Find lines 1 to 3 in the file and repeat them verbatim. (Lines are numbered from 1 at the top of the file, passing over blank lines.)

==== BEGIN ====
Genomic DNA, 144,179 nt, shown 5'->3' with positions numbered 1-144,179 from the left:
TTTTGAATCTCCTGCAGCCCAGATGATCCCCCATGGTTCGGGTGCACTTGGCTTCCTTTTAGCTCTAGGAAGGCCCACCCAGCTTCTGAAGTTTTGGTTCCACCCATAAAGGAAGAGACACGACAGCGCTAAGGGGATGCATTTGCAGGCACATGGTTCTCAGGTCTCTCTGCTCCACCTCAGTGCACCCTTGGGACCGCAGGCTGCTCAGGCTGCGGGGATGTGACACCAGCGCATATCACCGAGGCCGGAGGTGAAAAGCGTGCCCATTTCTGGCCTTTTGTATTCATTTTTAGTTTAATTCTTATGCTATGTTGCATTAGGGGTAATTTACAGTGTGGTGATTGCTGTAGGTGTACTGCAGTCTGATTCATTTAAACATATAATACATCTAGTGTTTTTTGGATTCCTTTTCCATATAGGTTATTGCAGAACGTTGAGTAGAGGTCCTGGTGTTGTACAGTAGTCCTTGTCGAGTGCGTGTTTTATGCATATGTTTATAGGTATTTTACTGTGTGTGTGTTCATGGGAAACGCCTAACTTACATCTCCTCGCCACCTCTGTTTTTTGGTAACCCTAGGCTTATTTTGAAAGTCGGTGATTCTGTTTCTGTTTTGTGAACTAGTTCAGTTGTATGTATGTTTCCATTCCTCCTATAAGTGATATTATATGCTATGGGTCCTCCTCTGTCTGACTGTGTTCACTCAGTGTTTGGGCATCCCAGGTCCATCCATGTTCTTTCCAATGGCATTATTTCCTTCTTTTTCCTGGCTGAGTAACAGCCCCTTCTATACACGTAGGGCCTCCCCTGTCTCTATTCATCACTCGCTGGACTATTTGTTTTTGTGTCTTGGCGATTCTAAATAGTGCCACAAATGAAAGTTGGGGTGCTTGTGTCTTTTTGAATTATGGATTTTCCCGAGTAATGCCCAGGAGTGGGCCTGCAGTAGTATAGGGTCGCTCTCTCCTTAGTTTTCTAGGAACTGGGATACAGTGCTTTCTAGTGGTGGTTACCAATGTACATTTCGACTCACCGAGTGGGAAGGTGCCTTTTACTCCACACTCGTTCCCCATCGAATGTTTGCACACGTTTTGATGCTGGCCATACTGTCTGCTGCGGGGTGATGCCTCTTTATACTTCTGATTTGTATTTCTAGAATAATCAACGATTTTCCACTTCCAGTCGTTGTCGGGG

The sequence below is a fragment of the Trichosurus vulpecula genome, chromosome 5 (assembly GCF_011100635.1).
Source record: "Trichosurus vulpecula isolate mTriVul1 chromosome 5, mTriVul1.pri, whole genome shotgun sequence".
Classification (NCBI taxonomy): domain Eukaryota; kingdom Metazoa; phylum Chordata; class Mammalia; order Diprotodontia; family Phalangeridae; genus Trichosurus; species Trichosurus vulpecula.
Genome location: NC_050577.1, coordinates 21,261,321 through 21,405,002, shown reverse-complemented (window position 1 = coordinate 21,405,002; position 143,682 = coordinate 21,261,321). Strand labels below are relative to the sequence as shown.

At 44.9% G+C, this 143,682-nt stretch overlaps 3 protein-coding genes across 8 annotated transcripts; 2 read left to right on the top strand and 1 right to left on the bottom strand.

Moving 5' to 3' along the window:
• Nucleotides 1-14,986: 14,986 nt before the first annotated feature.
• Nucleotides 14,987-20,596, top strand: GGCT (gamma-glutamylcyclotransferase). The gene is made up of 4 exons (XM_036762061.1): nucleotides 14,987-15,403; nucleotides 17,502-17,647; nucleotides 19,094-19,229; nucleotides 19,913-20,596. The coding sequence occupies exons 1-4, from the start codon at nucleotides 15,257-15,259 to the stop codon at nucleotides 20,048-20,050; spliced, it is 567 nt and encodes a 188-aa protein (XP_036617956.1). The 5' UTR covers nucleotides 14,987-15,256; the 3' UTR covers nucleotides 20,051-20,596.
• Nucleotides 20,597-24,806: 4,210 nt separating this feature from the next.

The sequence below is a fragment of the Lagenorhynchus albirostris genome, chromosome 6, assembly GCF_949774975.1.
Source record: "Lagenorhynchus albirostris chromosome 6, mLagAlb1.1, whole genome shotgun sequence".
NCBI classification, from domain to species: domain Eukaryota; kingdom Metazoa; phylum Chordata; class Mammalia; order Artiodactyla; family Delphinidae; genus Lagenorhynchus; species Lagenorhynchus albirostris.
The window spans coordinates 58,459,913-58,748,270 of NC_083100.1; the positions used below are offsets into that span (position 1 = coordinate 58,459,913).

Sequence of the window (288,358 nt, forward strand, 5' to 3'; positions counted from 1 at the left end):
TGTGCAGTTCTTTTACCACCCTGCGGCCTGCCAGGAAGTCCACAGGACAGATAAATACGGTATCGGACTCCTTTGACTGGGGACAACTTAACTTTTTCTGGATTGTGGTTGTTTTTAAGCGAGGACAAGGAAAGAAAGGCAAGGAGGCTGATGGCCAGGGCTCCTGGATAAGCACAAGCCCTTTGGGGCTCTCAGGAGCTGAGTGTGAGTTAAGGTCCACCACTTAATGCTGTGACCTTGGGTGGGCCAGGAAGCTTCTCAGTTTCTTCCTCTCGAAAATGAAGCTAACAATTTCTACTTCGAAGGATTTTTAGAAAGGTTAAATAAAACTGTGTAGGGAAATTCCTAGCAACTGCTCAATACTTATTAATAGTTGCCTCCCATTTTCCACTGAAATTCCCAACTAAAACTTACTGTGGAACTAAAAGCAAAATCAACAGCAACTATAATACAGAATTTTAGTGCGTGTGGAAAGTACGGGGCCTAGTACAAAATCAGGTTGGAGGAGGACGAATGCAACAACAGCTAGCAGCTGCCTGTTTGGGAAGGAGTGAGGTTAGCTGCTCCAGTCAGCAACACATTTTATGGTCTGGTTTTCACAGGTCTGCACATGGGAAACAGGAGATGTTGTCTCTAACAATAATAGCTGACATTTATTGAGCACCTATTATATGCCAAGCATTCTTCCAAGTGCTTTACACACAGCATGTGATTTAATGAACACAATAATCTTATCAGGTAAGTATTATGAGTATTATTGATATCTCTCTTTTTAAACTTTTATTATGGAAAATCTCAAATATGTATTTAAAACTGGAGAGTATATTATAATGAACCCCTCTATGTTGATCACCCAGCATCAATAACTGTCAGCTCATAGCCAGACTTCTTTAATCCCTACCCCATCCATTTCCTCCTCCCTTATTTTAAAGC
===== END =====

Genomic DNA, 144,179 nt, shown 5'->3' with positions numbered 1-144,179 from the left:
TTTTGAATCTCCTGCAGCCCAGATGATCCCCCATGGTTCGGGTGCACTTGGCTTCCTTTTAGCTCTAGGAAGGCCCACCCAGCTTCTGAAGTTTTGGTTCCACCCATAAAGGAAGAGACACGACAGCGCTAAGGGGATGCATTTGCAGGCACATGGTTCTCAGGTCTCTCTGCTCCACCTCAGTGCACCCTTGGGACCGCAGGCTGCTCAGGCTGCGGGGATGTGACACCAGCGCATATCACCGAGGCCGGAGGTGAAAAGCGTGCCCATTTCTGGCCTTTTGTATTCATTTTTAGTTTAATTCTTATGCTATGTTGCATTAGGGGTAATTTACAGTGTGGTGATTGCTGTAGGTGTACTGCAGTCTGATTCATTTAAACATATAATACATCTAGTGTTTTTTGGATTCCTTTTCCATATAGGTTATTGCAGAACGTTGAGTAGAGGTCCTGGTGTTGTACAGTAGTCCTTGTCGAGTGCGTGTTTTATGCATATGTTTATAGGTATTTTACTGTGTGTGTGTTCATGGGAAACGCCTAACTTACATCTCCTCGCCACCTCTGTTTTTTGGTAACCCTAGGCTTATTTTGAAAGTCGGTGATTCTGTTTCTGTTTTGTGAACTAGTTCAGTTGTATGTATGTTTCCATTCCTCCTATAAGTGATATTATATGCTATGGGTCCTCCTCTGTCTGACTGTGTTCACTCAGTGTTTGGGCATCCCAGGTCCATCCATGTTCTTTCCAATGGCATTATTTCCTTCTTTTTCCTGGCTGAGTAACAGCCCCTTCTATACACGTAGGGCCTCCCCTGTCTCTATTCATCACTCGCTGGACTATTTGTTTTTGTGTCTTGGCGATTCTAAATAGTGCCACAAATGAAAGTTGGGGTGCTTGTGTCTTTTTGAATTATGGATTTTCCCGAGTAATGCCCAGGAGTGGGCCTGCAGTAGTATAGGGTCGCTCTCTCCTTAGTTTTCTAGGAACTGGGATACAGTGCTTTCTAGTGGTGGTTACCAATGTACATTTCGACTCACCGAGTGGGAAGGTGCCTTTTACTCCACACTCGTTCCCCATCGAATGTTTGCACACGTTTTGATGCTGGCCATACTGTCTGCTGCGGGGTGATGCCTCTTTATACTTCTGATTTGTATTTCTAGAATAATCAACGATTTTCCACTTCCAGTCGTTGTCGGGG

The sequence below is a fragment of the Trichosurus vulpecula genome, chromosome 5 (assembly GCF_011100635.1).